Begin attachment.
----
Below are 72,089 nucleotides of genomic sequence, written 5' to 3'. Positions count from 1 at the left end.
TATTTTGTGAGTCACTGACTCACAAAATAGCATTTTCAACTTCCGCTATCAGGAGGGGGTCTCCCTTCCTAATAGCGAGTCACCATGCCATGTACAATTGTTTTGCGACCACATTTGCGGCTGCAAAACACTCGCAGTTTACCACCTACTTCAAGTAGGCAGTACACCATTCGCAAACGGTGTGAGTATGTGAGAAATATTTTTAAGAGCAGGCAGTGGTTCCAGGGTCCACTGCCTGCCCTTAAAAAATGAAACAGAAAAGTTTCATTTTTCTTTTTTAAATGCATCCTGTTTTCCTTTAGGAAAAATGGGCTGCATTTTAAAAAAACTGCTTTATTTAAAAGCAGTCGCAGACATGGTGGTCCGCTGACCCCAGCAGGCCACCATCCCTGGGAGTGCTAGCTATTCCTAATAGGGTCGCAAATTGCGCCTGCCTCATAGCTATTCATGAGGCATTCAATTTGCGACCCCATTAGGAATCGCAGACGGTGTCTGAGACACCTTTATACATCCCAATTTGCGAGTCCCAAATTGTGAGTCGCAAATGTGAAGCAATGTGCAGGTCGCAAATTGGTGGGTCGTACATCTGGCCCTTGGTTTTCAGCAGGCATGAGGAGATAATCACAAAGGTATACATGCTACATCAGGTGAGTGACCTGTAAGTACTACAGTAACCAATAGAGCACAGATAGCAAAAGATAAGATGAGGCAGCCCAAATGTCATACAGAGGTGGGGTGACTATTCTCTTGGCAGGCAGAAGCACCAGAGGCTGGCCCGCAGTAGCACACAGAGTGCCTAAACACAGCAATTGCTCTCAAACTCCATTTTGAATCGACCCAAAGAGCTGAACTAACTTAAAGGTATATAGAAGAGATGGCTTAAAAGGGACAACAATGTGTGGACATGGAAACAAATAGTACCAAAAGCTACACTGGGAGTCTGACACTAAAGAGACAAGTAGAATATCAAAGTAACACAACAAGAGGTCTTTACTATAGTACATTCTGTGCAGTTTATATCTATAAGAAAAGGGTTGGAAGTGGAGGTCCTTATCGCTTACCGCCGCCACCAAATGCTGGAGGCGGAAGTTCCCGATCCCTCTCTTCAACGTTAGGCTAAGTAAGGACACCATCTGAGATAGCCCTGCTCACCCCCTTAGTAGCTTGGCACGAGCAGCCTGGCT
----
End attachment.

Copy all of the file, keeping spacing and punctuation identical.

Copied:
Below are 72,089 nucleotides of genomic sequence, written 5' to 3'. Positions count from 1 at the left end.
TATTTTGTGAGTCACTGACTCACAAAATAGCATTTTCAACTTCCGCTATCAGGAGGGGGTCTCCCTTCCTAATAGCGAGTCACCATGCCATGTACAATTGTTTTGCGACCACATTTGCGGCTGCAAAACACTCGCAGTTTACCACCTACTTCAAGTAGGCAGTACACCATTCGCAAACGGTGTGAGTATGTGAGAAATATTTTTAAGAGCAGGCAGTGGTTCCAGGGTCCACTGCCTGCCCTTAAAAAATGAAACAGAAAAGTTTCATTTTTCTTTTTTAAATGCATCCTGTTTTCCTTTAGGAAAAATGGGCTGCATTTTAAAAAAACTGCTTTATTTAAAAGCAGTCGCAGACATGGTGGTCCGCTGACCCCAGCAGGCCACCATCCCTGGGAGTGCTAGCTATTCCTAATAGGGTCGCAAATTGCGCCTGCCTCATAGCTATTCATGAGGCATTCAATTTGCGACCCCATTAGGAATCGCAGACGGTGTCTGAGACACCTTTATACATCCCAATTTGCGAGTCCCAAATTGTGAGTCGCAAATGTGAAGCAATGTGCAGGTCGCAAATTGGTGGGTCGTACATCTGGCCCTTGGTTTTCAGCAGGCATGAGGAGATAATCACAAAGGTATACATGCTACATCAGGTGAGTGACCTGTAAGTACTACAGTAACCAATAGAGCACAGATAGCAAAAGATAAGATGAGGCAGCCCAAATGTCATACAGAGGTGGGGTGACTATTCTCTTGGCAGGCAGAAGCACCAGAGGCTGGCCCGCAGTAGCACACAGAGTGCCTAAACACAGCAATTGCTCTCAAACTCCATTTTGAATCGACCCAAAGAGCTGAACTAACTTAAAGGTATATAGAAGAGATGGCTTAAAAGGGACAACAATGTGTGGACATGGAAACAAATAGTACCAAAAGCTACACTGGGAGTCTGACACTAAAGAGACAAGTAGAATATCAAAGTAACACAACAAGAGGTCTTTACTATAGTACATTCTGTGCAGTTTATATCTATAAGAAAAGGGTTGGAAGTGGAGGTCCTTATCGCTTACCGCCGCCACCAAATGCTGGAGGCGGAAGTTCCCGATCCCTCTCTTCAACGTTAGGCTAAGTAAGGACACCATCTGAGATAGCCCTGCTCACCCCCTTAGTAGCTTGGCACGAGCAGCCTGGCT